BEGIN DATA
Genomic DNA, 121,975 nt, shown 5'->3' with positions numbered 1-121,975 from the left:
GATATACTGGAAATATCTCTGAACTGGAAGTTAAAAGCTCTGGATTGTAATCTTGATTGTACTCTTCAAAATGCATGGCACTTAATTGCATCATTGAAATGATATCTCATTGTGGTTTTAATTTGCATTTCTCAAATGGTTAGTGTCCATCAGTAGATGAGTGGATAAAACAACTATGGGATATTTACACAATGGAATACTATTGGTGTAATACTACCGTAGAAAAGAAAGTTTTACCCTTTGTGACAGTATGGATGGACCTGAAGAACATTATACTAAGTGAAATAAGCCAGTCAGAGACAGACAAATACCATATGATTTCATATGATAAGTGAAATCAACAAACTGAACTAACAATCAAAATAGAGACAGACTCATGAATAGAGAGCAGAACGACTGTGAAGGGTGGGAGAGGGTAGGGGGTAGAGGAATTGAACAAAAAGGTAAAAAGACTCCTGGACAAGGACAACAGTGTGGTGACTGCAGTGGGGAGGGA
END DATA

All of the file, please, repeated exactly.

Genomic DNA, 121,975 nt, shown 5'->3' with positions numbered 1-121,975 from the left:
GATATACTGGAAATATCTCTGAACTGGAAGTTAAAAGCTCTGGATTGTAATCTTGATTGTACTCTTCAAAATGCATGGCACTTAATTGCATCATTGAAATGATATCTCATTGTGGTTTTAATTTGCATTTCTCAAATGGTTAGTGTCCATCAGTAGATGAGTGGATAAAACAACTATGGGATATTTACACAATGGAATACTATTGGTGTAATACTACCGTAGAAAAGAAAGTTTTACCCTTTGTGACAGTATGGATGGACCTGAAGAACATTATACTAAGTGAAATAAGCCAGTCAGAGACAGACAAATACCATATGATTTCATATGATAAGTGAAATCAACAAACTGAACTAACAATCAAAATAGAGACAGACTCATGAATAGAGAGCAGAACGACTGTGAAGGGTGGGAGAGGGTAGGGGGTAGAGGAATTGAACAAAAAGGTAAAAAGACTCCTGGACAAGGACAACAGTGTGGTGACTGCAGTGGGGAGGGA